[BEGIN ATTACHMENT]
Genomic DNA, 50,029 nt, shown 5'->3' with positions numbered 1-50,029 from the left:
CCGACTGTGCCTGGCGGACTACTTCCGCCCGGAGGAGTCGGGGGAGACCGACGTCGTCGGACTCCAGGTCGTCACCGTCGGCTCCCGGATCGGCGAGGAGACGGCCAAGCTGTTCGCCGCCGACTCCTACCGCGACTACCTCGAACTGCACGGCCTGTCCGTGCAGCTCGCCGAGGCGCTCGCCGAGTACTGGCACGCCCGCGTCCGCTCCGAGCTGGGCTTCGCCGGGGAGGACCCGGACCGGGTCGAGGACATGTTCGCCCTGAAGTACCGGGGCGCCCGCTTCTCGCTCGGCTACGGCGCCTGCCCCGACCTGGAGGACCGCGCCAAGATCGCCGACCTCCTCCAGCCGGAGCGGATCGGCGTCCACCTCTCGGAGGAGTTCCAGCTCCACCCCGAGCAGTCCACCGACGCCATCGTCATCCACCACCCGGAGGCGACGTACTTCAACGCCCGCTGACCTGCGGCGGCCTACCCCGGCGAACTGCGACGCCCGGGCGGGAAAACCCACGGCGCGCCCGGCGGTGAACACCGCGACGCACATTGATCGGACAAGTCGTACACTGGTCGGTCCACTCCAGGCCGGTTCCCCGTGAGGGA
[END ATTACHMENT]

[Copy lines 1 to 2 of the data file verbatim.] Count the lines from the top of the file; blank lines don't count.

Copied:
Genomic DNA, 50,029 nt, shown 5'->3' with positions numbered 1-50,029 from the left:
CCGACTGTGCCTGGCGGACTACTTCCGCCCGGAGGAGTCGGGGGAGACCGACGTCGTCGGACTCCAGGTCGTCACCGTCGGCTCCCGGATCGGCGAGGAGACGGCCAAGCTGTTCGCCGCCGACTCCTACCGCGACTACCTCGAACTGCACGGCCTGTCCGTGCAGCTCGCCGAGGCGCTCGCCGAGTACTGGCACGCCCGCGTCCGCTCCGAGCTGGGCTTCGCCGGGGAGGACCCGGACCGGGTCGAGGACATGTTCGCCCTGAAGTACCGGGGCGCCCGCTTCTCGCTCGGCTACGGCGCCTGCCCCGACCTGGAGGACCGCGCCAAGATCGCCGACCTCCTCCAGCCGGAGCGGATCGGCGTCCACCTCTCGGAGGAGTTCCAGCTCCACCCCGAGCAGTCCACCGACGCCATCGTCATCCACCACCCGGAGGCGACGTACTTCAACGCCCGCTGACCTGCGGCGGCCTACCCCGGCGAACTGCGACGCCCGGGCGGGAAAACCCACGGCGCGCCCGGCGGTGAACACCGCGACGCACATTGATCGGACAAGTCGTACACTGGTCGGTCCACTCCAGGCCGGTTCCCCGTGAGGGA